1:26 pm
Fri January 23, 2015

Saudi Arabia In Transition After King Abdullah's Death

Saudi Arabia's King Abdullah bin Abdulaziz al-Saud speaks with the U.S. Secretary of State during a meeting at the King's desert encampment on January 5, 2014 in Rawdat al-Khuraim. (Brendan Smialowski/AFP/Getty Images)

Originally published on Fri January 23, 2015 2:20 pm

Saudi Arabia has a new king. The former Crown Prince Salman assumed the throne today after his half brother, King Abdullah, died this morning at the age of 90.

Here & Now’s Robin Young talks to Yochi Dreazen, managing editor of Foreign Policy, about King Abdullah’s legacy, the transition and the challenges facing the new king.

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Music
1:25 pm
Fri January 23, 2015

Producer Cosimo Matassa Always Believed In New Orleans

New Orleans music didn't do as well in the 1960s, a few hits notwithstanding, as it had done. Musicians left town, major labels lost interest, and Motown and Memphis took over the black music charts. Nonetheless, the late Cosimo Matassa, who owned the only recording studio in town, kept busy. Fresh Air rock historian Ed Ward has the story today.

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Author Interviews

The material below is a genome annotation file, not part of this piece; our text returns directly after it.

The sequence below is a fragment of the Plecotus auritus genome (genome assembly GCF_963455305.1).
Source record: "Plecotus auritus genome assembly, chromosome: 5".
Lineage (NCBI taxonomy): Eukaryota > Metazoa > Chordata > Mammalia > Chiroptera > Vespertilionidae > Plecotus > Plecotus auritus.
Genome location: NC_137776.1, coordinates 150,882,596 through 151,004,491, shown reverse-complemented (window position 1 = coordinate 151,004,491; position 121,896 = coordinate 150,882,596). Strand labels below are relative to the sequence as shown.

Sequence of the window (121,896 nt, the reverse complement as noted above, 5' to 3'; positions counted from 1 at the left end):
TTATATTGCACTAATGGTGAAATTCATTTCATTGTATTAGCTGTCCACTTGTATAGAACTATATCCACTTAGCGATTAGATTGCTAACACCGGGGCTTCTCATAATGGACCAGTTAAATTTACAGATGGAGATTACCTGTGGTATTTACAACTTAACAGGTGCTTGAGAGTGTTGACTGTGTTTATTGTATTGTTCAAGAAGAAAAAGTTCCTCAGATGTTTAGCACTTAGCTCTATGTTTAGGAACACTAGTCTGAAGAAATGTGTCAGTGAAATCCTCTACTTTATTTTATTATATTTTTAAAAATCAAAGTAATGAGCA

1:25 pm
Fri January 23, 2015

In The World's 'Sixth Extinction,' Are Humans The Asteroid?

Copyright 2015 NPR. To see more, visit http://www.npr.org/.

Transcript

DAVE DAVIES, HOST:

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The Two-Way
1:24 pm
Fri January 23, 2015

Who Is The New Saudi King?

Saudi King Salman bin Abdul-Aziz Al Saud makes his first speech as king following the death of his half-brother Abdullah on Friday in Riyadh, Saudi Arabia.
AP

Originally published on Fri January 23, 2015 3:03 pm

King Salman, who has assumed the Saudi monarchy after the death of his half-brother King Abdullah, has promised it will be business as usual in the oil-rich Arab kingdom.

Salman, 79, has pledged to "continue adhering to the correct policies which Saudi Arabia has followed since its establishment."

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Marian McPartland's Piano Jazz
1:19 pm
Fri January 23, 2015

Gary Burton On Piano Jazz

Gary Burton.
Courtesy of the artist

On this episode of Piano Jazz, innovative vibraphonist Gary Burton stops by the program to perform a set of tunes by Antonio Carlos Jobim, Duke Ellington, Rodgers & Hart and more.

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13.7: Cosmos And Culture
11:29 am
Fri January 23, 2015

The Ethics Of The 'Singularity'

iStockphoto

Originally published on Mon January 26, 2015 9:31 am